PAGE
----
If I was rolling on carbon wheels off road, I would also want to have back up aluminum wheels in case I cracked the carbon somehow.
    For a 22 lb bike, it will be hard to get down to $2000. Especially when you think about how the trend has been towards big jumps and more "extreme" trail riding. Your current steed probably has a ~3 lb fork and ~3.5 lb frame to make 22 lbs. Price those out with modern parts and you are probably near or past $2000 already.
    It's a shop policy issue. The choices are -

    1. Go with it. As you say, a spare set of wheels is sometimes handy. The LBS is not going to lose out on trading wheels so maybe selling the original wheels privately makes better financial sense.
    2. Try to change the LBS person's mind. Then read my second sentence in point 1.
    3. Go to another store. Get the deal you want and again read my second sentence in point 1.

    What's not appropriate is to whine about "Oh poor me I'm a female; I get shafted because of this".
    .
    Mike T's home wheelbuilding site - dedicated to providing Newby wheelbuilder's with motivation, information and resources.

    Everything above, up to that blue line, is IMO IMO.

  9. #9
    RoadBikeReview Member
    Reputation:
    Join Date
    May 2010
    Posts
    7,508
    I'm pretty sure any man who's been to a bike shop or two shopping could tell a similar story.
    Do you seriously think being up-sold is unique to females?

  10. #10
    banned
    Reputation:
    Join Date
    Jul 2013
    Posts
    3,294
    I'm speculating here, but I think it was the dismissive part where she said wheel weight is more important than frame weight (which, from the point of view of basic Newtonian physics, is absolutely right). She obviously knows this better than the sales-person, but is dismissed. It is hard to know if the dismissal is informed by sexism (the undercurrent being women don't understand physics or some such thing), or just simply completely uninformed. You would have to do some sort of control test.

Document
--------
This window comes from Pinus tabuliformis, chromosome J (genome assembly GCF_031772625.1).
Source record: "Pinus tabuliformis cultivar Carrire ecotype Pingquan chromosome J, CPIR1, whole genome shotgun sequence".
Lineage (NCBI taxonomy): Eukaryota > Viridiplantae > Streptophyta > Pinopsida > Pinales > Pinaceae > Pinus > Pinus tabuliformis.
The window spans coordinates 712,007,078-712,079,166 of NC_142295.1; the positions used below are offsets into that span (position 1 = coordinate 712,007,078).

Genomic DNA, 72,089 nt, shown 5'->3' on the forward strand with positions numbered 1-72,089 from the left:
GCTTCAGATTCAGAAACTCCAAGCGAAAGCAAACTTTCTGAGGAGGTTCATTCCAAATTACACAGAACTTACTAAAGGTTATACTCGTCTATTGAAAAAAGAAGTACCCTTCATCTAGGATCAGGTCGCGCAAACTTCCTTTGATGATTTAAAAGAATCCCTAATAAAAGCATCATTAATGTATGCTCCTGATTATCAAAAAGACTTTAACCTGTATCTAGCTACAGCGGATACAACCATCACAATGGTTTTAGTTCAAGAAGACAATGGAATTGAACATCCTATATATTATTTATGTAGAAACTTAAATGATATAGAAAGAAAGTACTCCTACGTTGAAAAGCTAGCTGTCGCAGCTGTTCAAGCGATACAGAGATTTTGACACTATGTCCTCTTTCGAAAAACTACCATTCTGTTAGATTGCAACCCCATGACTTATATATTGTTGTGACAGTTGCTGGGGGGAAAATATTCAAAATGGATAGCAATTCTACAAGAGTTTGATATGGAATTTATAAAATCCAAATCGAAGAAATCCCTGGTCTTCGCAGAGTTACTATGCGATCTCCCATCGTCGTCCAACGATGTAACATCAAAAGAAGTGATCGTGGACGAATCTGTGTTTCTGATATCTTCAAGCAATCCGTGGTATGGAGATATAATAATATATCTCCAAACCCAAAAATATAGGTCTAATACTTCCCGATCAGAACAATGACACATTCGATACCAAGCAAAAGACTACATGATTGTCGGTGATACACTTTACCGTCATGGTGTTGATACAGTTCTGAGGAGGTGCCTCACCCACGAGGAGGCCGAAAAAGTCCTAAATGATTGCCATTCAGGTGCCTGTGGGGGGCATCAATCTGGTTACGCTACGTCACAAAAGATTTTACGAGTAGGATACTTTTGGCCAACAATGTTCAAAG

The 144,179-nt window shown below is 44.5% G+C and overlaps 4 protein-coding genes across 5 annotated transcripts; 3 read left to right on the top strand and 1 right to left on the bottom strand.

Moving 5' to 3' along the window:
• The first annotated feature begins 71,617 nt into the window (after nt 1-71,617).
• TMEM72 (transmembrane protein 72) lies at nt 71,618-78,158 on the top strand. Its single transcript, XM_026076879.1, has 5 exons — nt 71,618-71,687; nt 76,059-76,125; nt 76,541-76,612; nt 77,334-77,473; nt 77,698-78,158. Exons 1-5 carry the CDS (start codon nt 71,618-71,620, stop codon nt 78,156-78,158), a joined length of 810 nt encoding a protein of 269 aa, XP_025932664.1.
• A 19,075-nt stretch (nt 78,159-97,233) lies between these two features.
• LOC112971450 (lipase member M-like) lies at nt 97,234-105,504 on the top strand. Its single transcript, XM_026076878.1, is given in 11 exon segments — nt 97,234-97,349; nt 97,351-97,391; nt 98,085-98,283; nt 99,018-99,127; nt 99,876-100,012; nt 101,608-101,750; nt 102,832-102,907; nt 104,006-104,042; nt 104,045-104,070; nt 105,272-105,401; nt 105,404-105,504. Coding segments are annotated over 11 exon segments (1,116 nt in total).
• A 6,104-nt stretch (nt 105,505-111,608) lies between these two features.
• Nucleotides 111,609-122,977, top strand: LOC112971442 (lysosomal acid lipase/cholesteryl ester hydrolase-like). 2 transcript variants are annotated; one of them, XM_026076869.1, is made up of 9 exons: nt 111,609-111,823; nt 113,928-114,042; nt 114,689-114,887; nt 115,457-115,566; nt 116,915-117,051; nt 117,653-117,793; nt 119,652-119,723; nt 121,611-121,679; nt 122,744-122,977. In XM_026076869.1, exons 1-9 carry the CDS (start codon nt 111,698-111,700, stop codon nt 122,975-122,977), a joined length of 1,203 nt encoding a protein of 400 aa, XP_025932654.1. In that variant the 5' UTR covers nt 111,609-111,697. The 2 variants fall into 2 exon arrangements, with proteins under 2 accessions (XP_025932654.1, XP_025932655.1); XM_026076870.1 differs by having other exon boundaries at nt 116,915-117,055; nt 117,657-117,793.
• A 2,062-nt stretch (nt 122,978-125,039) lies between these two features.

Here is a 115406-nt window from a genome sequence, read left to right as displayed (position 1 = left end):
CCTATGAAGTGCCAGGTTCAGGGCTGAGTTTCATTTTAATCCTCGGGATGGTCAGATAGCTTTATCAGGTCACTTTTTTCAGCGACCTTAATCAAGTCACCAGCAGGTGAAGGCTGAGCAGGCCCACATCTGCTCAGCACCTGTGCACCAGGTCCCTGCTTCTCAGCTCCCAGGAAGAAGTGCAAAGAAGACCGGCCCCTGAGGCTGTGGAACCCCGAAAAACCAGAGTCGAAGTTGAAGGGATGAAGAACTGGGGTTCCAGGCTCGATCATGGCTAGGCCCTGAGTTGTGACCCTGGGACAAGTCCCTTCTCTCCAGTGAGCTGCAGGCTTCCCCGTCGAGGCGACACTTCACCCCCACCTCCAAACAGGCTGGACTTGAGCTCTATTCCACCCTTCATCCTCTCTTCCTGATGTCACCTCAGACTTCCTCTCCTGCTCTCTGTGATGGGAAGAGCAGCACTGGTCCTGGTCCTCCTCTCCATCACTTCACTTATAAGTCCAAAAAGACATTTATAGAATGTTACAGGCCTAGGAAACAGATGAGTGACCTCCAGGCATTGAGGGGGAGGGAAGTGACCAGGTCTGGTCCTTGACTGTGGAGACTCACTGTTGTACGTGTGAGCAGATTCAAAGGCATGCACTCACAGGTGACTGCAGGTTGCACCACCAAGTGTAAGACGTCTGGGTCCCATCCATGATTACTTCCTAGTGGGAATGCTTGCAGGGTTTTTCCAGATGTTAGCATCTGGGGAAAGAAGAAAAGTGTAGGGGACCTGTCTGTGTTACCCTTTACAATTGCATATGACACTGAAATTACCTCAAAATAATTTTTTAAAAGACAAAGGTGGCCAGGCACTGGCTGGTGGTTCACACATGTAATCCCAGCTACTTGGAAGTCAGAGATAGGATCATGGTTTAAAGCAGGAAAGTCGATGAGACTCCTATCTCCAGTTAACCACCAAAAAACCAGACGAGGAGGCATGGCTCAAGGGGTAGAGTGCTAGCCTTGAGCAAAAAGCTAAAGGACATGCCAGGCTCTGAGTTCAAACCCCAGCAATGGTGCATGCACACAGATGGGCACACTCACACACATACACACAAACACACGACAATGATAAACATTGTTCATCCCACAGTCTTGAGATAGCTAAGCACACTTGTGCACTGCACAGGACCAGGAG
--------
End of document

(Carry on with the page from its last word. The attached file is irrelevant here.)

11. #11
    Fecal indicator
    Reputation: Oxtox's Avatar
    Join Date
    Aug 2006
    Posts
    9,225
    not sure about the degree of sexism involved in this instance.

    seems to be just a typical case of shop staff blowing a sale by not being amenable to working with a customer.

    someone comes in with a $4K budget, you'd think that would open up some lines of negotiation for swapping parts to move some inventory.

    the OP should consider just building something from a frame up and avoid the aggravation of the LBS retail sales experience.

  12. #12